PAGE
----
Someone working with small businesses may say to themselves, “my store sells all-natural small-batch hand soap, so my market is the beauty and hygiene industry.”
Indeed, these statements are accurate. But what’s far more helpful is to analyze your clients themselves.
If you represent actors or people in showbusiness, your clients are in and of themselves businesses. Their brands rely as much on producers and filmmakers as the general audience consuming products in which they’re featured.
If you’re representing that hand soap store, your client relies on not only customers prioritizing natural ingredients in their cosmetic products, but the businesses and distributors that enable the soap to reach a large number of consumers.
PR specialists who add direct value when it comes to successfully reaching and persuading these reliant entities will be compensated far more than those who simply reach a general audience.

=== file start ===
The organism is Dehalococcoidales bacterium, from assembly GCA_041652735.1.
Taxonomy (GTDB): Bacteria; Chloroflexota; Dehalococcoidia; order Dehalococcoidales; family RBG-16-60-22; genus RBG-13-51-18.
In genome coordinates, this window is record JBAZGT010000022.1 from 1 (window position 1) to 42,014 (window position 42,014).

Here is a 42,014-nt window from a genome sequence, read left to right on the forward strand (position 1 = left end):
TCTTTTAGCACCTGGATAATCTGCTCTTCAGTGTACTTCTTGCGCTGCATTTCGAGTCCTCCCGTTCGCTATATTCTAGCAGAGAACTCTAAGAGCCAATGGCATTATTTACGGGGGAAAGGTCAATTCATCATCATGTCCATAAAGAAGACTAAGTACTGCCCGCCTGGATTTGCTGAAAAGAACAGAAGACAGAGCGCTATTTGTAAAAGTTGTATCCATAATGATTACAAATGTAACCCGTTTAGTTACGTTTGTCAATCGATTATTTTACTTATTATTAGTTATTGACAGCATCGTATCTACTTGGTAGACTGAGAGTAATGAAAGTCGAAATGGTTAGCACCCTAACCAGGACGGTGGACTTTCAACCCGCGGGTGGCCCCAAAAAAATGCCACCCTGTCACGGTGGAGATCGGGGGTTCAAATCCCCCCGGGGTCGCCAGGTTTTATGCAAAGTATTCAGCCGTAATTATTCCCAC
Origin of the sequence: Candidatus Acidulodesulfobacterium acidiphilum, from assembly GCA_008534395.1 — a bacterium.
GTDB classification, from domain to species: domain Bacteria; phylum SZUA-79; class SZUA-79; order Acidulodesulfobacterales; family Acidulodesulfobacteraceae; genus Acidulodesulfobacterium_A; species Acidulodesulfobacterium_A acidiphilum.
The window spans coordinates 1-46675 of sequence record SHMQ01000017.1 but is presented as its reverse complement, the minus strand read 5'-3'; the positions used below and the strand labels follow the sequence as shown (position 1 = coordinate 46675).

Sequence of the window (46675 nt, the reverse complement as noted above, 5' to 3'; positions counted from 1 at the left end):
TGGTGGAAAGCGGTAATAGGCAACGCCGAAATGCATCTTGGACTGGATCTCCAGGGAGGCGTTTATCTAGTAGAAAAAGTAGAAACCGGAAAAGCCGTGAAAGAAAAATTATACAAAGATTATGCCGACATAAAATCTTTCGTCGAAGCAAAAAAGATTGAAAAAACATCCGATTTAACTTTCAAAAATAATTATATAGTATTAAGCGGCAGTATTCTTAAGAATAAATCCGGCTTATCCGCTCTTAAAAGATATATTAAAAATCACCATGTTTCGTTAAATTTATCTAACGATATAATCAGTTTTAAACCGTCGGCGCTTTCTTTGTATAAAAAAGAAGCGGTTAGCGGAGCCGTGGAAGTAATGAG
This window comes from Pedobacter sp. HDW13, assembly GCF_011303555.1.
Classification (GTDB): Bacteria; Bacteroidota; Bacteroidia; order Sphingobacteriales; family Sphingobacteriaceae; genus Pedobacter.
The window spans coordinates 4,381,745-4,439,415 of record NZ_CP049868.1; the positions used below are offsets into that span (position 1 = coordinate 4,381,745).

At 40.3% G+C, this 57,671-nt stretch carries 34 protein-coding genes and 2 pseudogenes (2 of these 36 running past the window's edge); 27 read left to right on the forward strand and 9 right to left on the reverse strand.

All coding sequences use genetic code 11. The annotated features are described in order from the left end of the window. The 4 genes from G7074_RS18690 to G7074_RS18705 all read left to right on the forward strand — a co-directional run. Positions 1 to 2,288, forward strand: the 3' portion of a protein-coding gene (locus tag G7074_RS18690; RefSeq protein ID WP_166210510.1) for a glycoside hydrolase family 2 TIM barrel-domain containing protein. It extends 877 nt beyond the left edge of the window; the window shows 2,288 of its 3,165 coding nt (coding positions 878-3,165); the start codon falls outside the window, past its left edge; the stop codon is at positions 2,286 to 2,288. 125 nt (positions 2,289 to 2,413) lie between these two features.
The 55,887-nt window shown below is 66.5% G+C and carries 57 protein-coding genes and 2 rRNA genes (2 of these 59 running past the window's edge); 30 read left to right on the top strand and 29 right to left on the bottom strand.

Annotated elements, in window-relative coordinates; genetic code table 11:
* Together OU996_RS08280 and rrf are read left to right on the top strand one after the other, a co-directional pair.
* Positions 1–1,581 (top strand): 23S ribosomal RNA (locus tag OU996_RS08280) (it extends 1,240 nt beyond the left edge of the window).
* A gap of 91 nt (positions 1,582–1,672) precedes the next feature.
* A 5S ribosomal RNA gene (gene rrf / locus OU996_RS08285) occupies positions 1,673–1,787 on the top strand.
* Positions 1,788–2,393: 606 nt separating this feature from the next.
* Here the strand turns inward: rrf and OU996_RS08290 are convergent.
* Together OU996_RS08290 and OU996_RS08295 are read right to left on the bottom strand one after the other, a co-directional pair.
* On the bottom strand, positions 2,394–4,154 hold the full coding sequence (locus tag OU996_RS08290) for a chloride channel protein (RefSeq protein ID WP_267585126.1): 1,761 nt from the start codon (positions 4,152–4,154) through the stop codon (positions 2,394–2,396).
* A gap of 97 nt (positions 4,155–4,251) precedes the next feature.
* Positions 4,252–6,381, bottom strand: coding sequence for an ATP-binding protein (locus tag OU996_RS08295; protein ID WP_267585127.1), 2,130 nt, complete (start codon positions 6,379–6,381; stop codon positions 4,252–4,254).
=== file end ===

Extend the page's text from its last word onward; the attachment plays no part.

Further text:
Regardless of the industry that your client is in, if your services enable you to reach both the general population as well as strategic entities, you can reasonably charge more.
Be able to demonstrate the impact of your work
Taking an in-depth look at the finer points of PR reporting would require a whole different article.
That said, it’s important to at least mention that the more concretely you can demonstrate the efficacy of your services, the more you will stand to command when it comes to compensation.
Sometimes it can be difficult to know just how to communicate your value.